Blue Coat is also initiating a Virtual Marketing Agency that will provide partners with marketing advice and solutions at no cost for implementing partner-branded Blue Coat campaigns. The company is offering educational and marketing tools to train partners as well.
Monday, May 19
iPhone reaps major profits for AT&T
Nearly half of all iPhone users left their carriers to join AT&T for access to the device -- and these users represent almost complete profit to the telecom giant, according to a Rubicon Consulting survey reported in The New York Times today. Rubicon surveyed 460 iPhone users and found that the average user was paying $19 more in phone bills than before.
Rubicon principal Michael Mace concluded that those users represented mostly profit for AT&T, because the company did not have to build new infrastructure to take on the throngs of new iPhone users. The survey also found that 36% of iPhone users regularly carry another mobile phone as well -- typically a BlackBerry from Research in Motion.
IBM upgrades partners' software, adds Web syndication
IBM is offering an upgraded version of Grow Your Business with IBM Software, as well as a new Web syndication service that continually provides partners with technology marketing material and new information. The software tool will automatically recommend cross-brand technology sales opportunities, based on existing sales and the partner's expertise and available skills. Product recommendations come from IBM Express Advantage and the midmarket portfolio.
The Web syndication service is free and is meant to act as an "automated pipeline" between IBM.com and the partners' websites. Partners can automatically tap into IBM's Web marketing content this way.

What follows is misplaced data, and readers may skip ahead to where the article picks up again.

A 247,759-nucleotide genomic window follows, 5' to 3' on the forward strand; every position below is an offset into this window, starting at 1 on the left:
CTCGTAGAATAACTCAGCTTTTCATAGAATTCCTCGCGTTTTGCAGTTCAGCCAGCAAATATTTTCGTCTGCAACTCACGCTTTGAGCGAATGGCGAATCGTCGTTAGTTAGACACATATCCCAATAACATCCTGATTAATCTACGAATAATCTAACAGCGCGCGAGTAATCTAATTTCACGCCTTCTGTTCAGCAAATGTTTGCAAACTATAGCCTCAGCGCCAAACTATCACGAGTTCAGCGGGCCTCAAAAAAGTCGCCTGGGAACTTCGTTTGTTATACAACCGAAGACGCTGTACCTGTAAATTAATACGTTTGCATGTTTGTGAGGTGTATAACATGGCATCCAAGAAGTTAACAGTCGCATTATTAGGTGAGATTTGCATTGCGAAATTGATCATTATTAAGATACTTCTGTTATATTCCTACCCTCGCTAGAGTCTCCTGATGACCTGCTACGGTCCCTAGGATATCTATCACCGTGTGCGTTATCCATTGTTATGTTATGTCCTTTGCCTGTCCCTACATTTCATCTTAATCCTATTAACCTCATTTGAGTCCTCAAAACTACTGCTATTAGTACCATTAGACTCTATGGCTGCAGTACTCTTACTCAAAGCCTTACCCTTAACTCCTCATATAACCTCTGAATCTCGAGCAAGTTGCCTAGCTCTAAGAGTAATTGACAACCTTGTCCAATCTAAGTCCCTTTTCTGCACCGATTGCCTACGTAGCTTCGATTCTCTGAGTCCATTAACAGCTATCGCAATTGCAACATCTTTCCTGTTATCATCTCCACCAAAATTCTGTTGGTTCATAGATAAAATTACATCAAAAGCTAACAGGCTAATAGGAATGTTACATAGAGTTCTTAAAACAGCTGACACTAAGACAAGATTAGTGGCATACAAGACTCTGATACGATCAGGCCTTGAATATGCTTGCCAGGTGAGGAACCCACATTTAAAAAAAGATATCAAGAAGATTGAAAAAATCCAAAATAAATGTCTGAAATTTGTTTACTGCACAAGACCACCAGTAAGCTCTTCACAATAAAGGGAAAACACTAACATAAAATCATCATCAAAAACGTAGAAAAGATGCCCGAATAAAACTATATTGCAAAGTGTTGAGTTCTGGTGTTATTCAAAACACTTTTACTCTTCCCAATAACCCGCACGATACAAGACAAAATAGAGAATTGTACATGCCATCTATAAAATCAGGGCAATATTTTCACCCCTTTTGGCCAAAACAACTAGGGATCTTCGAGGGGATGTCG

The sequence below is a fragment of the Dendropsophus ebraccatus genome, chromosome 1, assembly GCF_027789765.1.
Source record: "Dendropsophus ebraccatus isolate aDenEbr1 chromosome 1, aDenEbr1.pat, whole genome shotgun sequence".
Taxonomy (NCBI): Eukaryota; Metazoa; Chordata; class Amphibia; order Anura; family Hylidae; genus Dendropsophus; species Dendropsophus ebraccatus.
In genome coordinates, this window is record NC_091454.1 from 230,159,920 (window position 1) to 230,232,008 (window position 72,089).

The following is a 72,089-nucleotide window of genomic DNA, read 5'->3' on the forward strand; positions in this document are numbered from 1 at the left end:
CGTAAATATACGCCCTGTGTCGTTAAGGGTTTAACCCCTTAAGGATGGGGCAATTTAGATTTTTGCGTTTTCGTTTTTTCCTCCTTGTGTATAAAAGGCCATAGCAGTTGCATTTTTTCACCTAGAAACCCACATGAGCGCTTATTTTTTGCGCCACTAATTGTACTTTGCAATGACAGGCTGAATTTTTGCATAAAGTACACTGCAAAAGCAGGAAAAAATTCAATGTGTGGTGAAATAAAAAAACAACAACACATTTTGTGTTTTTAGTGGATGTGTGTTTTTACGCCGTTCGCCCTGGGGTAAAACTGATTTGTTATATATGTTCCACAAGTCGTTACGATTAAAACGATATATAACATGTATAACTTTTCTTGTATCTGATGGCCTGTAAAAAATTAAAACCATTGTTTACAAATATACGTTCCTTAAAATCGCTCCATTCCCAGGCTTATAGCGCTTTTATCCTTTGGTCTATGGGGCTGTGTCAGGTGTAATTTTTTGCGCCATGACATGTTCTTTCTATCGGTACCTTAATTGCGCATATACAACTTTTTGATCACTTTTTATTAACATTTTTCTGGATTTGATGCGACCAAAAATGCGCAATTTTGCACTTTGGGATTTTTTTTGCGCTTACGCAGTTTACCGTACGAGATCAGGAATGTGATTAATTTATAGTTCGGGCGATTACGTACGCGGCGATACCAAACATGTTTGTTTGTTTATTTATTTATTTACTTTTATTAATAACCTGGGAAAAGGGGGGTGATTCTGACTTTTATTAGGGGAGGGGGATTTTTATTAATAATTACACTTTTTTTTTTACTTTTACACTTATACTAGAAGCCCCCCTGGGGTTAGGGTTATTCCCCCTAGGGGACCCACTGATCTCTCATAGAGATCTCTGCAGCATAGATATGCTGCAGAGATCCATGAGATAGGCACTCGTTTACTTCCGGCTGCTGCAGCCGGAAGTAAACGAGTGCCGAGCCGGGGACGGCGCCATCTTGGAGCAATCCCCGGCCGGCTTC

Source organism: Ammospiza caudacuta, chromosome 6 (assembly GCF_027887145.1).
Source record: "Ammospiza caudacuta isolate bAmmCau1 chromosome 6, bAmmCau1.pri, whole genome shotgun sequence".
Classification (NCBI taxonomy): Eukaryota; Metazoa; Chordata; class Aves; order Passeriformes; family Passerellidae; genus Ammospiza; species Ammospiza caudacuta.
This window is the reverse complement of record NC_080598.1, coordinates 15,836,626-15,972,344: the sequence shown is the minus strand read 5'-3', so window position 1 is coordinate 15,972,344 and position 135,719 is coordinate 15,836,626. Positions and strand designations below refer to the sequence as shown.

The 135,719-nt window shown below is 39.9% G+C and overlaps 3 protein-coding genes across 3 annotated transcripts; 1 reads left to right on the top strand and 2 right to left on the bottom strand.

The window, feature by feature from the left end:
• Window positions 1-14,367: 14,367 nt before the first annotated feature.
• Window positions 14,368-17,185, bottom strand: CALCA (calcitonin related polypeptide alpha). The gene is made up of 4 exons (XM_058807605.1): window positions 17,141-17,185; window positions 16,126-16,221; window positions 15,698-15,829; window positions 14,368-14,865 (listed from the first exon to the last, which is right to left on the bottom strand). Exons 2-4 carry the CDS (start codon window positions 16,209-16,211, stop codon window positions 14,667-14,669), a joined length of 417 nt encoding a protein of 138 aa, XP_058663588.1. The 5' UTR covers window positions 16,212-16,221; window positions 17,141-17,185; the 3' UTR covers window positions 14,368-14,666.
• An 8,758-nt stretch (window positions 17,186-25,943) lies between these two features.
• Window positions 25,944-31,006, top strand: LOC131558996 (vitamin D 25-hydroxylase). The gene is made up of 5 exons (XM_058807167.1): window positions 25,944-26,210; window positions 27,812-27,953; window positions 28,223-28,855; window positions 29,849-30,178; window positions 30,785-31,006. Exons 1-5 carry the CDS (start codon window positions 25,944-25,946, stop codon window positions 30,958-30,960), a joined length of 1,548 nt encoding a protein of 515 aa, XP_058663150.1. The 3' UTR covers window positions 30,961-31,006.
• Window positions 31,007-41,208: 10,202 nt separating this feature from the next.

Microsoft puts its head in the cloud
Microsoft says it's beefing up its server farms and getting ready for the day when more and more companies will embrace centrally hosted and Web-delivered software, a trend known as cloud computing. In an interview with Reuters, Microsoft's Office products manager Chris Capossela says more and more companies will opt for Internet-based software applications, rather than buying and licensing software for use on local machines. Such a software delivery model is new for Microsoft, Capossela acknowledged, but the company has been testing the Software as a Service (SaaS) model with Microsoft-hosted Exchange Online email and SharePoint accounts.
Microsoft partners will be interested to know that Microsoft isn't abandoning its traditional software-in-a-box model. Capossela says Microsoft is all about offering customers choice. Some analysts say it's also about taking on Google and developing SaaS street cred before Redmond's tried-and-true revenue model goes the way of the dinosaurs.
Mozilla Firefox 3: Almost done
Mozilla posted release candidate 1 (RC1) of the Firefox 3 browser Friday for testing.
Firefox 3 RC1 (available in 45 languages) can be downloaded from the Firefox Release Candidates page. Among the new security features are "One-click site info," obtained from an icon in the location bar, which shows who owns the site and if the connection is secure from eavesdropping. New malware protection warns users when they arrive at sites known to install viruses, Trojans or other malware.
Microsoft posts new Windows cluster beta
Microsoft has completed beta 2 of Windows 2008 HPC Server as of Friday, and the company says it's getting the code out to Technology Adoption Partners. The build is posted on the Microsoft Connect website.